Russia holds the initiative in the Ukraine crisis. The latest crisis in the recent months, shows that Russia can escalate the tension at any time and push down it whenever it wants. The sanctions applied so far, have been inadequate to step back to Russia. The reasons for this, is not just about the dynamics of the process in Ukraine. Russia increased its weight in international politics through its activity in Syria. It evaluates the fractures within the transatlantic alliance. With new nuclear weapons, this acts as a rebalancing actor. That is to say, Russia follows a consistent and determined strategy. Western allies could not develop a consistent policy on Russia’s role in European security, nor could they follow a significant strategy against the Ukrainian crisis.

Furthermore, the Ukraine crisis has increased interest rates within the Transatlantic alliance. US President Donald Trump believes that Eastern Europe has entered the economic hegemony of the EU, however the security costs of this region is undertaken by his country. NATO European member countries are invited to spend more.

This situation also propounds the differences of interest within European countries. While Eastern European countries see Russia as a threat, Western European countries are more concerned about other security issues. They are also annoyed with the fact that the tension with Russia has created a new arms race in Europe. These ruptures within the transatlantic alliance allow Russia to move more confidently.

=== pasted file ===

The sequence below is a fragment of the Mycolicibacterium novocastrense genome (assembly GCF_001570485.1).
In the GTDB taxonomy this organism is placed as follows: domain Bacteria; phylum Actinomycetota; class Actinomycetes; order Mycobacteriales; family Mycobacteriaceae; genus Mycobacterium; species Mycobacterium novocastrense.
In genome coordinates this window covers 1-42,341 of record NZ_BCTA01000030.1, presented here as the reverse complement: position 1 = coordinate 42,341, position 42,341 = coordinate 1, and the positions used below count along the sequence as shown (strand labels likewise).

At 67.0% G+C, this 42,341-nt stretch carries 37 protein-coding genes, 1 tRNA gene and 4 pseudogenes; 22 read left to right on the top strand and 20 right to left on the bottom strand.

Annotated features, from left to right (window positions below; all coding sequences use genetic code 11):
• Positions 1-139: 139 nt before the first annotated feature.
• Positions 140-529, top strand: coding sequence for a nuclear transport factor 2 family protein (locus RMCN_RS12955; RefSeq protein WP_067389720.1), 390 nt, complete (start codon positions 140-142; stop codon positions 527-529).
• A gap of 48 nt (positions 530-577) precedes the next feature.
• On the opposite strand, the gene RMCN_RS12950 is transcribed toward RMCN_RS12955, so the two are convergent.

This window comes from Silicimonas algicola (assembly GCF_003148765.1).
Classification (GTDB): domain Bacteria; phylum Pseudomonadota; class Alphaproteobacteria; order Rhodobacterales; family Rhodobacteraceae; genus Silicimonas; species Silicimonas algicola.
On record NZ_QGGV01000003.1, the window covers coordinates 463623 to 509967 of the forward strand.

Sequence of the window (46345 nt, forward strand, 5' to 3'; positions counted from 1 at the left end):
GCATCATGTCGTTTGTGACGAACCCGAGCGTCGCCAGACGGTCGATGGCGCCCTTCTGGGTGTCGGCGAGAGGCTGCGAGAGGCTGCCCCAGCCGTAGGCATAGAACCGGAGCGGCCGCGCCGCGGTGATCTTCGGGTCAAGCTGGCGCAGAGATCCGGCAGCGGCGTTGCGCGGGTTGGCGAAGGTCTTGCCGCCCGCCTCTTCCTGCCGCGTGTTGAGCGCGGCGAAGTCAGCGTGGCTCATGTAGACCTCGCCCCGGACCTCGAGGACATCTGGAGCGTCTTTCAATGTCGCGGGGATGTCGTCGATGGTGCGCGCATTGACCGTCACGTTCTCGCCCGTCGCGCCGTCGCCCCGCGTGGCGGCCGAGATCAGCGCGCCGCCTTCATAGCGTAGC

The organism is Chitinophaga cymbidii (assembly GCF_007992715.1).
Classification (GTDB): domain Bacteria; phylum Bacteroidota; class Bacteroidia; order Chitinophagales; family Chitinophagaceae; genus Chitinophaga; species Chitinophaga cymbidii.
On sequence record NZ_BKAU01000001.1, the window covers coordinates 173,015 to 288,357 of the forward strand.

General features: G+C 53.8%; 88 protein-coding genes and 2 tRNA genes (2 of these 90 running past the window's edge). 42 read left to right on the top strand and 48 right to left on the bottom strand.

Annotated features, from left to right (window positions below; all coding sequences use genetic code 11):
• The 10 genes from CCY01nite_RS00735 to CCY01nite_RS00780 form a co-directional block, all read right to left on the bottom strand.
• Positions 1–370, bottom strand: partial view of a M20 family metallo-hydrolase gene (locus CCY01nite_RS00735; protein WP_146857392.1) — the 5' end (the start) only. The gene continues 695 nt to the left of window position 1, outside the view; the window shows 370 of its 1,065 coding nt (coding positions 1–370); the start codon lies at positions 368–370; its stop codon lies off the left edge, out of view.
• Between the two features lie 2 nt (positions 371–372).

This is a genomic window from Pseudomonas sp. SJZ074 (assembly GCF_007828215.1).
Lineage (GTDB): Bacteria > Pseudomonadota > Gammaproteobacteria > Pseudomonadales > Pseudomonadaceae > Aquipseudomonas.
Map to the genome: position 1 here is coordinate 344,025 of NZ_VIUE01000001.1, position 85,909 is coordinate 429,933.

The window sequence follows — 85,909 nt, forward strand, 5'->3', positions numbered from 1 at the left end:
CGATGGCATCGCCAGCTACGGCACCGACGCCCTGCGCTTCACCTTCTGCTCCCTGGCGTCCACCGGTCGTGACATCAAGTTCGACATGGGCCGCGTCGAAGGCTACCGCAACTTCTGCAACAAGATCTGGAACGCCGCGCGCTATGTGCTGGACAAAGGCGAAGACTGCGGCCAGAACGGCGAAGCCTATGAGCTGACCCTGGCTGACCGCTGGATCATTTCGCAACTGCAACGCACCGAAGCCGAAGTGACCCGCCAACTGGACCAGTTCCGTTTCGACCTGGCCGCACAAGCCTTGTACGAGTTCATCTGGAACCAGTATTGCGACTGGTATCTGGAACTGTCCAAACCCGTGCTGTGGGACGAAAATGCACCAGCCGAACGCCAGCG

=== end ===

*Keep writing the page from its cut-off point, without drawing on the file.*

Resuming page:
The atmosphere created by Russia in Ukraine has also drawn the limits of NATO enlargement. This border is the limit of endurance for Russia. In this context, the Ukrainian crisis will not be overcome by convincing Russia to a reasonable solution. The European security structure needs to be reconstructed in a way that, does not see Russia as an enemy and considering Russian security needs at a minimum. To solve the Ukrainian problem, the transatlantic alliance needs to respond consistently to where and how it will position Russia within the European security. NATO’s strategy against Russia has ceased to be sustainable, and the policies pursued so far have not produced any other result rather than marginalizing Russia.

Interpreting the Ukrainian question as whether a state should decide with whom to make an alliance and Russia’s need to respect the preference of Ukraine, ignores the factors underlying the problem. The views that address the issue in the context of the authoritarian regime in Russia and its expansionist foreign policy do not provide an adequate explanation even if they are not biased.

At this point, it is necessary to ask what options Russia has in the face of the Transatlantic alliance’s moves. Given the determinative role it played in European security, as one of the block leaders of the bipolar world in the past, and its military/political force today, it is not an acceptable option for Russia to allow Western countries to surround it. The fact that the EU’s establishment of an economic supremacy in the immediate surrounding of Russia, NATO’s based on the Russian border, US’s nuclear missile shield technology to disrupt the nuclear balance, is not a scenario that Russia would easily accept in the claim of great power. In this context, it should not surprise us that all these developments have created a new cold war.

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Dr. Öğr. Üyesi Emre OZAN
Dr. Öğr. Üyesi Emre OZAN
ANKASAM Türk Dış Politikası ve Uluslararası Güvenlik Danışmanı